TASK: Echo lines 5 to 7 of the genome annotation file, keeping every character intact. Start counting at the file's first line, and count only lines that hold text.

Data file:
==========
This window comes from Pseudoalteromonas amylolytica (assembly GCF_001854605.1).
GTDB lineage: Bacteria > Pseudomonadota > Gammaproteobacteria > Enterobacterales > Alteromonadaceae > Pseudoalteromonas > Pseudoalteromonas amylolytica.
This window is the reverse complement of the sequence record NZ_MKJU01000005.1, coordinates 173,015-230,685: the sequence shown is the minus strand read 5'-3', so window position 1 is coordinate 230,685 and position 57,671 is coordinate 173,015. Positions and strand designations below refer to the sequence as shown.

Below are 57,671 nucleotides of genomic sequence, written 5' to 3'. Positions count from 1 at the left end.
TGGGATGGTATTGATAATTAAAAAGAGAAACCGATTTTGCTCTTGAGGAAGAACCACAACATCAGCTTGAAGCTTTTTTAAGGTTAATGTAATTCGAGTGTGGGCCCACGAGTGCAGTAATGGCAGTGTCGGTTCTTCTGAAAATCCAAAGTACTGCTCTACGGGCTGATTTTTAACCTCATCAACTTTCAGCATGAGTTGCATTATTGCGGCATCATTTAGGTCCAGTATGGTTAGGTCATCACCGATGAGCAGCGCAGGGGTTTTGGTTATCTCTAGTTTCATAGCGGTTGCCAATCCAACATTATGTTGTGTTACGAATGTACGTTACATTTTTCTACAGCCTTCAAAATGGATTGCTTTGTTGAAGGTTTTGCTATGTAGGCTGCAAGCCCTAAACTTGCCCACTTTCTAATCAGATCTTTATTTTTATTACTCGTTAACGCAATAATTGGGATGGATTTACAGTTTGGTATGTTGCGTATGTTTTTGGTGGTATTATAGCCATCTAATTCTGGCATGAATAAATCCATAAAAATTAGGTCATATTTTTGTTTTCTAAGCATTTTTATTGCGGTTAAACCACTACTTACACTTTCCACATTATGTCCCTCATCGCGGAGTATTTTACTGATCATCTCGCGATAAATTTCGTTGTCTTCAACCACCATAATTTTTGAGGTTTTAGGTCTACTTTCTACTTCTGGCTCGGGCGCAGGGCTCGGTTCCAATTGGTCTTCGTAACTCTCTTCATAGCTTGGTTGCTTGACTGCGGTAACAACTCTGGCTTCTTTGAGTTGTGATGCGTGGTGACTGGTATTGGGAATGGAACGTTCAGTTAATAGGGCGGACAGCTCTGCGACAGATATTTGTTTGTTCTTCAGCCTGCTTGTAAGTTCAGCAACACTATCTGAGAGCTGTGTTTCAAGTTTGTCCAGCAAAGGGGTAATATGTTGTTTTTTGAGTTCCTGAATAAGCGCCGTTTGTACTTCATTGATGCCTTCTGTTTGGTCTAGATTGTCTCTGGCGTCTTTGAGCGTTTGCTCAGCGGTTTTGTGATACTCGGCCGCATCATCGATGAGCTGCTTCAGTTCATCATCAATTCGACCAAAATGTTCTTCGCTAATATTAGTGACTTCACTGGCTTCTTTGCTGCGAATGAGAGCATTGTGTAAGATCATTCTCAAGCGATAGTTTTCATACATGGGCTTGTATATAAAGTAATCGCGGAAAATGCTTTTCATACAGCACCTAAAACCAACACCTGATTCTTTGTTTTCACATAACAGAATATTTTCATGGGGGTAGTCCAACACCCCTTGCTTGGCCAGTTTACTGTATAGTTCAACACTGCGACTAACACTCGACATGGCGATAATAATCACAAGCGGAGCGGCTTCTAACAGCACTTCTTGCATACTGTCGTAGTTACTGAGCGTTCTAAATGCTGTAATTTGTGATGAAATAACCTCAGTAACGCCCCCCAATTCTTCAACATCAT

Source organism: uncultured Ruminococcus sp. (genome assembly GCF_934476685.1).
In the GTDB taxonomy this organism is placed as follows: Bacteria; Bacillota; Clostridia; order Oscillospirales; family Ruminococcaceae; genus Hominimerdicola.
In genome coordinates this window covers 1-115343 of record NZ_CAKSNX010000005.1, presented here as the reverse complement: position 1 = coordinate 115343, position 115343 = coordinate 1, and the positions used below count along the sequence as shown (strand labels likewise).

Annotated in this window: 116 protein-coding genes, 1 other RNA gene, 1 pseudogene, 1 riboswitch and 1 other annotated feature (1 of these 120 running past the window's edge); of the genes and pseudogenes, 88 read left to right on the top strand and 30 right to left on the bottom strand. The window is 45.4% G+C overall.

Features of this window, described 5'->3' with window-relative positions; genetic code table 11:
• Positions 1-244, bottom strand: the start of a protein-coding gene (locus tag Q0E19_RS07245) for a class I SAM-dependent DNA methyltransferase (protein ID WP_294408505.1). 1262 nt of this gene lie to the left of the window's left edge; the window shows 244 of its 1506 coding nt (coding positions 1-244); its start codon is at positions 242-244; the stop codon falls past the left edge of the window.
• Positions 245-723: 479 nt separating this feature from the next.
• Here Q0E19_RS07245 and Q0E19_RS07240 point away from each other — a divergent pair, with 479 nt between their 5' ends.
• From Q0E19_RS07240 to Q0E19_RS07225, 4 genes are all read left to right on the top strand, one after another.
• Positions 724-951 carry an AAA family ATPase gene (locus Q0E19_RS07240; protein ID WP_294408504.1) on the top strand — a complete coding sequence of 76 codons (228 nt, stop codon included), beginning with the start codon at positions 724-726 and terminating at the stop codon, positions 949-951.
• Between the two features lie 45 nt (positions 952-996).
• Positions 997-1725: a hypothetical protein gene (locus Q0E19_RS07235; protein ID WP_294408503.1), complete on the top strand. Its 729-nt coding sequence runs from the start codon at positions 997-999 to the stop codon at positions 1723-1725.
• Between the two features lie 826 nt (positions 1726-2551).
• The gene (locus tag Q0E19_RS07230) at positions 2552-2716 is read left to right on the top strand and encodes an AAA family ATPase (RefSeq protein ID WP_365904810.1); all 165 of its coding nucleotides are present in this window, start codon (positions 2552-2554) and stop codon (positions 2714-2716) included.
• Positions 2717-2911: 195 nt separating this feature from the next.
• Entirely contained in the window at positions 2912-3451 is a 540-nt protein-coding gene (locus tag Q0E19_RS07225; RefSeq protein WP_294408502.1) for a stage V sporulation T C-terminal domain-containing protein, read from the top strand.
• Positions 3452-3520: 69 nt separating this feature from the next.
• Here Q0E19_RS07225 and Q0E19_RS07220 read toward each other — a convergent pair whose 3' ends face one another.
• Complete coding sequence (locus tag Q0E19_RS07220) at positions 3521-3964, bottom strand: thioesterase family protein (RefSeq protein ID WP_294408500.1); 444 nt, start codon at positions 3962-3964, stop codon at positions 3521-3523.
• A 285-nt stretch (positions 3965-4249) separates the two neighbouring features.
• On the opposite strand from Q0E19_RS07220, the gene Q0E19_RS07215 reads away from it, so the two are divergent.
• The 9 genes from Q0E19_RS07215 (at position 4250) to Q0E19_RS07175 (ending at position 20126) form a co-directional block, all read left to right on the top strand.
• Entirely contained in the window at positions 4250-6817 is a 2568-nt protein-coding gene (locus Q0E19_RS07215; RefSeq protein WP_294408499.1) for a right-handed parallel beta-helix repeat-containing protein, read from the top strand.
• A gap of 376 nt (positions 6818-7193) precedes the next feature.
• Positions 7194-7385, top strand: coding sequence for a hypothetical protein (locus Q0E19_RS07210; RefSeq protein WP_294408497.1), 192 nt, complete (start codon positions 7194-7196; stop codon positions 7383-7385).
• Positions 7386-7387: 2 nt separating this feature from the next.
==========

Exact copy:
TGGGATGGTATTGATAATTAAAAAGAGAAACCGATTTTGCTCTTGAGGAAGAACCACAACATCAGCTTGAAGCTTTTTTAAGGTTAATGTAATTCGAGTGTGGGCCCACGAGTGCAGTAATGGCAGTGTCGGTTCTTCTGAAAATCCAAAGTACTGCTCTACGGGCTGATTTTTAACCTCATCAACTTTCAGCATGAGTTGCATTATTGCGGCATCATTTAGGTCCAGTATGGTTAGGTCATCACCGATGAGCAGCGCAGGGGTTTTGGTTATCTCTAGTTTCATAGCGGTTGCCAATCCAACATTATGTTGTGTTACGAATGTACGTTACATTTTTCTACAGCCTTCAAAATGGATTGCTTTGTTGAAGGTTTTGCTATGTAGGCTGCAAGCCCTAAACTTGCCCACTTTCTAATCAGATCTTTATTTTTATTACTCGTTAACGCAATAATTGGGATGGATTTACAGTTTGGTATGTTGCGTATGTTTTTGGTGGTATTATAGCCATCTAATTCTGGCATGAATAAATCCATAAAAATTAGGTCATATTTTTGTTTTCTAAGCATTTTTATTGCGGTTAAACCACTACTTACACTTTCCACATTATGTCCCTCATCGCGGAGTATTTTACTGATCATCTCGCGATAAATTTCGTTGTCTTCAACCACCATAATTTTTGAGGTTTTAGGTCTACTTTCTACTTCTGGCTCGGGCGCAGGGCTCGGTTCCAATTGGTCTTCGTAACTCTCTTCATAGCTTGGTTGCTTGACTGCGGTAACAACTCTGGCTTCTTTGAGTTGTGATGCGTGGTGACTGGTATTGGGAATGGAACGTTCAGTTAATAGGGCGGACAGCTCTGCGACAGATATTTGTTTGTTCTTCAGCCTGCTTGTAAGTTCAGCAACACTATCTGAGAGCTGTGTTTCAAGTTTGTCCAGCAAAGGGGTAATATGTTGTTTTTTGAGTTCCTGAATAAGCGCCGTTTGTACTTCATTGATGCCTTCTGTTTGGTCTAGATTGTCTCTGGCGTCTTTGAGCGTTTGCTCAGCGGTTTTGTGATACTCGGCCGCATCATCGATGAGCTGCTTCAGTTCATCATCAATTCGACCAAAATGTTCTTCGCTAATATTAGTGACTTCACTGGCTTCTTTGCTGCGAATGAGAGCATTGTGTAAGATCATTCTCAAGCGATAGTTTTCATACATGGGCTTGTATATAAAGTAATCGCGGAAAATGCTTTTCATACAGCACCTAAAACCAACACCTGATTCTTTGTTTTCACATAACAGAATATTTTCATGGGGGTAGTCCAACACCCCTTGCTTGGCCAGTTTACTGTATAGTTCAACACTGCGACTAACACTCGACATGGCGATAATAATCACAAGCGGAGCGGCTTCTAACAGCACTTCTTGCATACTGTCGTAGTTACTGAGCGTTCTAAATGCTGTAATTTGTGATGAAATAACCTCAGTAACGCCCCCCAATTCTTCAACATCAT

Source organism: uncultured Ruminococcus sp. (genome assembly GCF_934476685.1).
In the GTDB taxonomy this organism is placed as follows: Bacteria; Bacillota; Clostridia; order Oscillospirales; family Ruminococcaceae; genus Hominimerdicola.